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Indo-American Researcher’s Smart Textiles To Help Measure Illness

NEW YORK – Research by an Indian-origin scientist at the University of Rhode Island has shown that clothes and other wearable items could possibly sense illness and transmit data to a doctor in a distant clinic to monitor health and prescribe drugs.

Kunal Mankodiya, Director of the university’s Wearable Biosensing Laboratory is researching how to transform gloves, socks, clothing and even shoes into high-tech items that will make people healthier and improve their lives.

“We are in the era of game-changing technology, especially in health care,” he said.

Mankodiya’s research focuses on smart textiles – wearable items embedded with sensors, electronics and software that can collect data from patients, even though they are at home, and deliver it to doctors.

Mankodiya’s team is working on smart gloves that are embedded with sensors on the fingers and thumb that measure tremors and rigidity – common symptoms of Parkinson’s.

The gloves, in turn, are connected to cell phones, which process the data and deliver it to neurologists in their offices.

Doctors can thus manage the treatment plan of the patient on a day-to-day basis, ensure that medication is working properly and eliminate the need for patients to make stressful clinical visits.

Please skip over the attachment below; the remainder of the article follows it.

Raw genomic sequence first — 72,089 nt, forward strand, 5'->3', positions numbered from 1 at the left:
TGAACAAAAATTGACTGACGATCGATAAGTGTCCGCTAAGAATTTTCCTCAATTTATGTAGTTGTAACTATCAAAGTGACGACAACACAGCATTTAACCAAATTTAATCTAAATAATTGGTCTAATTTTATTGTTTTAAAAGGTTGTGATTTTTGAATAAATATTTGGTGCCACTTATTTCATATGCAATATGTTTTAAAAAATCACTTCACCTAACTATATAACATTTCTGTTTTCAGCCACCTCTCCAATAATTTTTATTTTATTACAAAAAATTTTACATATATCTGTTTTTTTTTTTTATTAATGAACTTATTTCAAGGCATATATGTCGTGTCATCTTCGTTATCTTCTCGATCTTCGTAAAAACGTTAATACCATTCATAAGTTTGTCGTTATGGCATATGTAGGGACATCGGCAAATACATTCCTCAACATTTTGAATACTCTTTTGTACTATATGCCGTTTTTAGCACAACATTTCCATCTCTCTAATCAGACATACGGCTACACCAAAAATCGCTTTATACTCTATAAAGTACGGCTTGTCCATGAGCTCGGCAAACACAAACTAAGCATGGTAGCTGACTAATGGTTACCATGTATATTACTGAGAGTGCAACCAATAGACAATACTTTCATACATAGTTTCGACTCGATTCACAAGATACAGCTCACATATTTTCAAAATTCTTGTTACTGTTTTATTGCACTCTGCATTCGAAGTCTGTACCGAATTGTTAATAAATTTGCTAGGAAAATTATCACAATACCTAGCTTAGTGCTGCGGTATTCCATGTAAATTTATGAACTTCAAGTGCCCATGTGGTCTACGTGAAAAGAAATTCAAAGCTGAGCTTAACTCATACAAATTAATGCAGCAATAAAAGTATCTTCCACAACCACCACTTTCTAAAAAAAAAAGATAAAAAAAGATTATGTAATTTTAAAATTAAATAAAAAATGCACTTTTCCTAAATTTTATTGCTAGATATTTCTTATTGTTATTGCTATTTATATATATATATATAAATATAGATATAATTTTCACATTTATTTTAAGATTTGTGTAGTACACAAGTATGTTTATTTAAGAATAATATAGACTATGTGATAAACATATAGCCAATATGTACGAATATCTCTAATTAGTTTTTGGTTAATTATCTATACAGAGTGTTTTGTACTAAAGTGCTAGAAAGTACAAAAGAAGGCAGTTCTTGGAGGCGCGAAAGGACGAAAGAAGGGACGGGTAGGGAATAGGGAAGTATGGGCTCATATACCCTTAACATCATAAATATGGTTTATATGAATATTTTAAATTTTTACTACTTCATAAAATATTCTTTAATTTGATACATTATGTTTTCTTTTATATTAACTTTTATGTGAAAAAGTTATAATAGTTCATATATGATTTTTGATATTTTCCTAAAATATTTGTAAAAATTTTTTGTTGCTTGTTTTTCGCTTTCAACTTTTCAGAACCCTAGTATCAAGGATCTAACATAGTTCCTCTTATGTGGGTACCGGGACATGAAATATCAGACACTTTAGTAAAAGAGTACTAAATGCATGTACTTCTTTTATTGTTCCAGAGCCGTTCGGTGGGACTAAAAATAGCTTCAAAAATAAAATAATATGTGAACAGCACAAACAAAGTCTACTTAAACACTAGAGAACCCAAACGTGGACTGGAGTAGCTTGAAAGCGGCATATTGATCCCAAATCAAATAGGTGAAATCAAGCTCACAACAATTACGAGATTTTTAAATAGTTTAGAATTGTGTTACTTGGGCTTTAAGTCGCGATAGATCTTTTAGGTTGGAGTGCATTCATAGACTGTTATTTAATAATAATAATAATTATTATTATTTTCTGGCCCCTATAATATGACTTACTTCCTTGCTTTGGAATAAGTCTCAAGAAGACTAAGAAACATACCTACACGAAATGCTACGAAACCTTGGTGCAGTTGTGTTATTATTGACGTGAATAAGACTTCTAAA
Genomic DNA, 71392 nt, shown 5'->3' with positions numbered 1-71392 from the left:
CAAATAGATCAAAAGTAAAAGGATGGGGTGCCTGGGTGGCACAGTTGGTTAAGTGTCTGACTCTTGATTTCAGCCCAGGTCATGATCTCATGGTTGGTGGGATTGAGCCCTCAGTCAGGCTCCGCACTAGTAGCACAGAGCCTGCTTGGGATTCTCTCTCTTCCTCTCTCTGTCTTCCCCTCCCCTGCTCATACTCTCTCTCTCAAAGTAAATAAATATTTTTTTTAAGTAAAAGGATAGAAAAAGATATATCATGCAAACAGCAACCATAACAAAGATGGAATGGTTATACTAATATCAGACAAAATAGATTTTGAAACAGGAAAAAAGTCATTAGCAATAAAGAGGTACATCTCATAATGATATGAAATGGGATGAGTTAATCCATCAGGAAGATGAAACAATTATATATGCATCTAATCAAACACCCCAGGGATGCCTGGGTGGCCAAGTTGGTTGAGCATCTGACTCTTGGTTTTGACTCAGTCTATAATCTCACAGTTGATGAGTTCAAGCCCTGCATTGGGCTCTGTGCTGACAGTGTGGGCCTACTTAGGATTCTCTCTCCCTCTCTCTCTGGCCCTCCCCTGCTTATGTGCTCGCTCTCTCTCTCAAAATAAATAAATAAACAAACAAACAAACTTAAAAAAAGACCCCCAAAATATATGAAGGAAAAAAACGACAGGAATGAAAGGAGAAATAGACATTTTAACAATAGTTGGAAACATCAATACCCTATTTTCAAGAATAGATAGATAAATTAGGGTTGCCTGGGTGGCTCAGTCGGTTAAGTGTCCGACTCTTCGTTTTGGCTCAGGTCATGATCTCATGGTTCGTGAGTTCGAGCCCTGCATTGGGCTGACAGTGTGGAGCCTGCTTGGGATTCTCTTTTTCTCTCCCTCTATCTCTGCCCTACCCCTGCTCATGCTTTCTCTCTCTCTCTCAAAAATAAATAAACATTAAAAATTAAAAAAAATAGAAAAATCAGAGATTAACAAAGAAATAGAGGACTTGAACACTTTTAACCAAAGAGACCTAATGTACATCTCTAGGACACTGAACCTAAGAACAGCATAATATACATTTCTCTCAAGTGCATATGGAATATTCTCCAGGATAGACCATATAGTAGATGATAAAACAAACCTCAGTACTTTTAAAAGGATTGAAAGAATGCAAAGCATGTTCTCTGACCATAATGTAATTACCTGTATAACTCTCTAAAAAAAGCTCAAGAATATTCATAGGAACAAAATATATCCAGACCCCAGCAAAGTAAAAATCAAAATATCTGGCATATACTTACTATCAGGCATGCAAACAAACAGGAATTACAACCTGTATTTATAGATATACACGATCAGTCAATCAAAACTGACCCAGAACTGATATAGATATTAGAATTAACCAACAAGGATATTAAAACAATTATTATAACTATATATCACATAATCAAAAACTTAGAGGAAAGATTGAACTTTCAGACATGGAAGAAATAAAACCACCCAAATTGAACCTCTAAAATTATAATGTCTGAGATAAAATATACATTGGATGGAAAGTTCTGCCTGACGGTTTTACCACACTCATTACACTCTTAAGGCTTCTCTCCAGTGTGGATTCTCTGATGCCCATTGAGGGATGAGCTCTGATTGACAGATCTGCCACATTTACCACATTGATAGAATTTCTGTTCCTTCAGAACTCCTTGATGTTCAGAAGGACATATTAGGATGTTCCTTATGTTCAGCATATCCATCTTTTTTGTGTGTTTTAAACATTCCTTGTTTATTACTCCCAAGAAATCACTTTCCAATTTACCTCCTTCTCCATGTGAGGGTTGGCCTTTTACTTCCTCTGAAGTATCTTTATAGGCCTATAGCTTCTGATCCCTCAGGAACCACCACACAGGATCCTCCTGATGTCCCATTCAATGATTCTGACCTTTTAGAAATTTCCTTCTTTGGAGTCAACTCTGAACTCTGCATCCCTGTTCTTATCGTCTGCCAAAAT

“Patients with Parkinson’s face many mobility issues – driving and even walking long distances,” Mankodiya, an alumnus of Saurashtra University in Rajkot, Gujarat, said. “The glove will give patients the option of receiving health care while remaining at home, and it also reduces the risk of falls and other accidents.”

Mankodiya is also working on high-tech socks for people who have suffered strokes. Again, sensors and software woven into the fabric relay information about a patient’s gait to doctors and physical therapists so they can tailor rehabilitation therapy to each patient.

“The socks examine the walking stride,” Mankodiya said in a statement by the University of Rhode Island. “They can quantify movements of the knee and ankle joints to find subtle irregularities that require therapy. The socks also monitor a patient’s progress.”

His team’s other projects focus on developing tools to image, sense and record brain function to treat Parkinson’s, as well as other neurological diseases, like epilepsy.

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